The threats facing student journalism haven’t gone away

The threats facing student journalism haven’t gone away

Earlier this month, Kate McGee, of the Texas Tribune, reported on a hiring mess in the Department of Communication and Journalism at Texas A&M University. The department offered Kathleen McElroy, a former editor at the New York Times and director of the University of Texas at Austin’s journalism school, a tenured position as head of its revived journalism program—a position that McElroy accepted, to great fanfare, in a signing ceremony—only for the appointment to go awry amid a right-wing backlash. McElroy said that José Luis Bermúdez, the interim dean of the university’s College of Arts and Sciences, told her that her hiring had generated “noise” within the system due to her being “a Black woman who was at the New York Times,” which, “to these folks, [is] like working for Pravda.” Texas A&M watered down its offer to McElroy to such an extent that she eventually decided to stay put at UT Austin, where she has tenure.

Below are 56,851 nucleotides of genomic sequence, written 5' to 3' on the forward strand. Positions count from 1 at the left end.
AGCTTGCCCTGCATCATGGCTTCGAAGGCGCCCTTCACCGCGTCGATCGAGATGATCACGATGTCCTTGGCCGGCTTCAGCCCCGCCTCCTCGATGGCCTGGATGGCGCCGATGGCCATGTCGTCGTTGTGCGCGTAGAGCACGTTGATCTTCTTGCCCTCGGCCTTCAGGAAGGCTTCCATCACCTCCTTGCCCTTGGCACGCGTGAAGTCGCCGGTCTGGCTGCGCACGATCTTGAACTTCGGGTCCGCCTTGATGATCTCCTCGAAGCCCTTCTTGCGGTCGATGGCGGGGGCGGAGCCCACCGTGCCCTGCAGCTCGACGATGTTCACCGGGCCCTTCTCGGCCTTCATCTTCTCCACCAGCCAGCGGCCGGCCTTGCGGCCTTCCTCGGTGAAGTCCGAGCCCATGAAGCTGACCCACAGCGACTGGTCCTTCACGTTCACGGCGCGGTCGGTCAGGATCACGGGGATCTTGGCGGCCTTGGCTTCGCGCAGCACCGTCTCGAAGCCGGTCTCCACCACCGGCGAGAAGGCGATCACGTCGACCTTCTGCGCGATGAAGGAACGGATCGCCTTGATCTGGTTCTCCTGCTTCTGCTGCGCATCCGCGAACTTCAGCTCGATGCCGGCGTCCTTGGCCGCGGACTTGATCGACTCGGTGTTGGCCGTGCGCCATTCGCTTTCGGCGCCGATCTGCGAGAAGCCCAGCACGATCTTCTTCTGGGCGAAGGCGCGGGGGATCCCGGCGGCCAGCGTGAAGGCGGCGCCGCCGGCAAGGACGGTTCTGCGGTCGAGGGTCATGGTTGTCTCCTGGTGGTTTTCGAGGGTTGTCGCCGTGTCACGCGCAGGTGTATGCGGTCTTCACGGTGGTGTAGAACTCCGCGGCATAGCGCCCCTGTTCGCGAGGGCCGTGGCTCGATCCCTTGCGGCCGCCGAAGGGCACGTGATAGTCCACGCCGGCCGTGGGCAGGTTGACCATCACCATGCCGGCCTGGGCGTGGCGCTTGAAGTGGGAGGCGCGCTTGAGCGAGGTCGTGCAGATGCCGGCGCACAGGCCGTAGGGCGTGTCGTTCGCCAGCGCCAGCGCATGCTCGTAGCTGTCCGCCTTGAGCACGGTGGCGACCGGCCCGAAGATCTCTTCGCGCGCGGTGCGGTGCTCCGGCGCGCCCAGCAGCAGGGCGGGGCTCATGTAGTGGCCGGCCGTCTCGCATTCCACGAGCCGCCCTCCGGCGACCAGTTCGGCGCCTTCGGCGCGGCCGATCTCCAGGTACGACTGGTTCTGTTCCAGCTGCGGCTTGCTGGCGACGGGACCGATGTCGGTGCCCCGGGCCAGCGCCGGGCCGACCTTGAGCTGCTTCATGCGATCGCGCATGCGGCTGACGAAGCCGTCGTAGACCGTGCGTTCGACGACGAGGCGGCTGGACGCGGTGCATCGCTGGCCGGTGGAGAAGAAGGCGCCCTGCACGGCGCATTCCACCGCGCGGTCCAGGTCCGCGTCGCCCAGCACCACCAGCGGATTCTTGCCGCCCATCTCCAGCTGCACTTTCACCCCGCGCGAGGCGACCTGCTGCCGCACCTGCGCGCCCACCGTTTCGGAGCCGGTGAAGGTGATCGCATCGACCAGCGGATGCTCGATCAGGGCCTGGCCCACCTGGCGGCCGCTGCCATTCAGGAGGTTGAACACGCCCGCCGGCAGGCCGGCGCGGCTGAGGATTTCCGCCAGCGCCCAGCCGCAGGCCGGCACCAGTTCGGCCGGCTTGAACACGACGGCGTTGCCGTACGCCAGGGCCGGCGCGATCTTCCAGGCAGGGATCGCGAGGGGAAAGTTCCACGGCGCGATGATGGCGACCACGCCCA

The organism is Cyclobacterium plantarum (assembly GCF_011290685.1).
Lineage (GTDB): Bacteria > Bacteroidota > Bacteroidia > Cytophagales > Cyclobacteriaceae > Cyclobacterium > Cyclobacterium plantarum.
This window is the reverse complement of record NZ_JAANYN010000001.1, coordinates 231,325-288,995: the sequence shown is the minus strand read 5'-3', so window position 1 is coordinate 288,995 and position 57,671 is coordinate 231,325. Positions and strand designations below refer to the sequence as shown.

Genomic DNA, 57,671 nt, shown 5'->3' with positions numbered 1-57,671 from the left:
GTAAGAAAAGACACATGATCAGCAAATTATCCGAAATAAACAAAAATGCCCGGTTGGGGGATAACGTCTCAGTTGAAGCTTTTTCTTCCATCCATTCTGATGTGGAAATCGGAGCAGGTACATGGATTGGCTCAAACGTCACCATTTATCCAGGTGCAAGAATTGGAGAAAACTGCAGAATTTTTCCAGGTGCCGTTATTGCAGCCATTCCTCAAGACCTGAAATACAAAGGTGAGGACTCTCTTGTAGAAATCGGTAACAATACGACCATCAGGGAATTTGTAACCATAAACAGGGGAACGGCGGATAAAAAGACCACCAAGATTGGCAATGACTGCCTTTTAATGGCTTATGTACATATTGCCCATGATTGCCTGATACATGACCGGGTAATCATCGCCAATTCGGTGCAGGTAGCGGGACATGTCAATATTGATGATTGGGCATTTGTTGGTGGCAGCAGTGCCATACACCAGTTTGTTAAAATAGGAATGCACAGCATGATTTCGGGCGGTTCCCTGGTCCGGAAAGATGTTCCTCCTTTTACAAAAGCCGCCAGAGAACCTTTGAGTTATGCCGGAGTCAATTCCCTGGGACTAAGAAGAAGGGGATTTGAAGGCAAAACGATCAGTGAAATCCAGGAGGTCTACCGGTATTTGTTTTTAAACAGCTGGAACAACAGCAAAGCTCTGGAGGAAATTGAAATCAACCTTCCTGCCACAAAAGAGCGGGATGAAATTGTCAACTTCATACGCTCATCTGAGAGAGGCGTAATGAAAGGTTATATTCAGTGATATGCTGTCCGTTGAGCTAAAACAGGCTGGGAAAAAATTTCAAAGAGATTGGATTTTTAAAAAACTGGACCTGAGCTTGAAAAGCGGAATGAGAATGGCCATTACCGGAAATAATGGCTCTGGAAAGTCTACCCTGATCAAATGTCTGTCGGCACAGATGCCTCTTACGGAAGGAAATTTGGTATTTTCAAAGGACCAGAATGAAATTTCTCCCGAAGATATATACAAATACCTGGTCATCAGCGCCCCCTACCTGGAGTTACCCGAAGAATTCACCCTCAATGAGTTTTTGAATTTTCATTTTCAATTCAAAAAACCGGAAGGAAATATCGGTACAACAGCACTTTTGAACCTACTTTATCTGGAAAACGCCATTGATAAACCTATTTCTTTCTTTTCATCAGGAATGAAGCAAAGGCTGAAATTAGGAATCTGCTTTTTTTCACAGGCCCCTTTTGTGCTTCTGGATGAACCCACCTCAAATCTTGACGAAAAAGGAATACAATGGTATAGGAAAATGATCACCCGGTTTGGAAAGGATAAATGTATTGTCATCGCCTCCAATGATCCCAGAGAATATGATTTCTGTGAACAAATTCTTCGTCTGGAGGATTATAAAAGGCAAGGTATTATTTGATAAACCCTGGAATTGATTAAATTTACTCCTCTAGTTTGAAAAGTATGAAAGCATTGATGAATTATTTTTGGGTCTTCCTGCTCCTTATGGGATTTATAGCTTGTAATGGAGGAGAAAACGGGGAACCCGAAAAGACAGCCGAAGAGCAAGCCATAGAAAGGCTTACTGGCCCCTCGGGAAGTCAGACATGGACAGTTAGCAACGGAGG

Since then, the controversy has snowballed. A few days after the Tribune’s initial report, Bermúdez resigned from his interim leadership post; a few days after that, M. Katherine Banks, the university’s president, resigned, too, citing the “distraction”

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